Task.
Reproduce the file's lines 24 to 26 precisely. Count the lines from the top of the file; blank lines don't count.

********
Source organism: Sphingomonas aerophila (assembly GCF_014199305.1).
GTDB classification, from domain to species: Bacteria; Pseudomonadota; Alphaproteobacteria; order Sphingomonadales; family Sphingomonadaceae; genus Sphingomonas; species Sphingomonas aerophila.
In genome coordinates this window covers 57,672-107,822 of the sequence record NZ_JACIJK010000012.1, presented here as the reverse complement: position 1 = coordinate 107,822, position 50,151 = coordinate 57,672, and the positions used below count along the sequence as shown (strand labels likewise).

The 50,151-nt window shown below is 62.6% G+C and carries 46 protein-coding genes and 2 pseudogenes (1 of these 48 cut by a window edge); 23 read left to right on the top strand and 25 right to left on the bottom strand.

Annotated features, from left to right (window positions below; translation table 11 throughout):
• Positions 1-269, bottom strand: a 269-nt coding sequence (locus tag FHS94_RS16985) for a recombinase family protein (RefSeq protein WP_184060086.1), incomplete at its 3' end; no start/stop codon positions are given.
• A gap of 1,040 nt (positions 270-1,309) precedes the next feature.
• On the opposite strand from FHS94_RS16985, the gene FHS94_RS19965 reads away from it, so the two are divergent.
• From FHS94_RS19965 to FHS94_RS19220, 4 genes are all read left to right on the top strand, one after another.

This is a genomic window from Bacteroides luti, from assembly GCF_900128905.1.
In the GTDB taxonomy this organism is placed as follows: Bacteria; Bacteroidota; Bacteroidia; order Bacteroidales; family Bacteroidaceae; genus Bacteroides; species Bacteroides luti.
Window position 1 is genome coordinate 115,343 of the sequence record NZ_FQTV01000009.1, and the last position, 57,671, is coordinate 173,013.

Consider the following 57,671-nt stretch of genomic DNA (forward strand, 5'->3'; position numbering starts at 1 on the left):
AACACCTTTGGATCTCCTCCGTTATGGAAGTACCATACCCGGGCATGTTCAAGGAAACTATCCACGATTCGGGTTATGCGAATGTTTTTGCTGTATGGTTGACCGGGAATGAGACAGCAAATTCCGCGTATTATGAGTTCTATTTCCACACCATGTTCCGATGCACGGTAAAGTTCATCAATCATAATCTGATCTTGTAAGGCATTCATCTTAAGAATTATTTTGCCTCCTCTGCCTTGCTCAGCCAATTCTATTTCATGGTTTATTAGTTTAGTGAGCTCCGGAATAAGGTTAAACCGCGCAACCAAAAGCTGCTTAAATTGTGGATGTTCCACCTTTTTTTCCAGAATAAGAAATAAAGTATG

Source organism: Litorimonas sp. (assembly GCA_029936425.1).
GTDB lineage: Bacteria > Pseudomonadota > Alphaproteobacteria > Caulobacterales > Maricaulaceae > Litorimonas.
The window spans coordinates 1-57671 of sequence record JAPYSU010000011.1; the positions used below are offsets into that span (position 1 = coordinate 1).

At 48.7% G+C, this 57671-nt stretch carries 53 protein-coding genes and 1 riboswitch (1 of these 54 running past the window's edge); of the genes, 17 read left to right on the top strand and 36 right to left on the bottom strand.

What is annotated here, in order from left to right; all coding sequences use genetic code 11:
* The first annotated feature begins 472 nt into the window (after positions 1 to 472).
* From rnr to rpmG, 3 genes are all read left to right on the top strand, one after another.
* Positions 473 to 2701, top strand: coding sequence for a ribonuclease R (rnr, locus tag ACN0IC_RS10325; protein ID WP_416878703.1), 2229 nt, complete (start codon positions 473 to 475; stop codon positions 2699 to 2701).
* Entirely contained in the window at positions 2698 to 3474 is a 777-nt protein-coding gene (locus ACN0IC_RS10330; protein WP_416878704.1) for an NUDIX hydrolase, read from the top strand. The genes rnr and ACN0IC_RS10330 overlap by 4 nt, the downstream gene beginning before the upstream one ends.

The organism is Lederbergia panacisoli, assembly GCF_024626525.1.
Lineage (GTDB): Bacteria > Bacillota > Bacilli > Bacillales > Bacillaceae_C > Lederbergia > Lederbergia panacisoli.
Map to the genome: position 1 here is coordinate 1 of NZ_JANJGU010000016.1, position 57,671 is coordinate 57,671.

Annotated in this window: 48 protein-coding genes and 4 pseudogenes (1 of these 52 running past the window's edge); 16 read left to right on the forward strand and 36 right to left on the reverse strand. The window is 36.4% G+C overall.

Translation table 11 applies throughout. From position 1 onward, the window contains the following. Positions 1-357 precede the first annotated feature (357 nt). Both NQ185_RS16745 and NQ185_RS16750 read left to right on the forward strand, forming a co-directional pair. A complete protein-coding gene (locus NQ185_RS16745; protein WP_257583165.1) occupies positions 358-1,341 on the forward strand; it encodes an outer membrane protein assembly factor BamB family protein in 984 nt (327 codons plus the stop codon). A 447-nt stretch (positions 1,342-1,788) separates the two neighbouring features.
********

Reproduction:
The organism is Lederbergia panacisoli, assembly GCF_024626525.1.
Lineage (GTDB): Bacteria > Bacillota > Bacilli > Bacillales > Bacillaceae_C > Lederbergia > Lederbergia panacisoli.
Map to the genome: position 1 here is coordinate 1 of NZ_JANJGU010000016.1, position 57,671 is coordinate 57,671.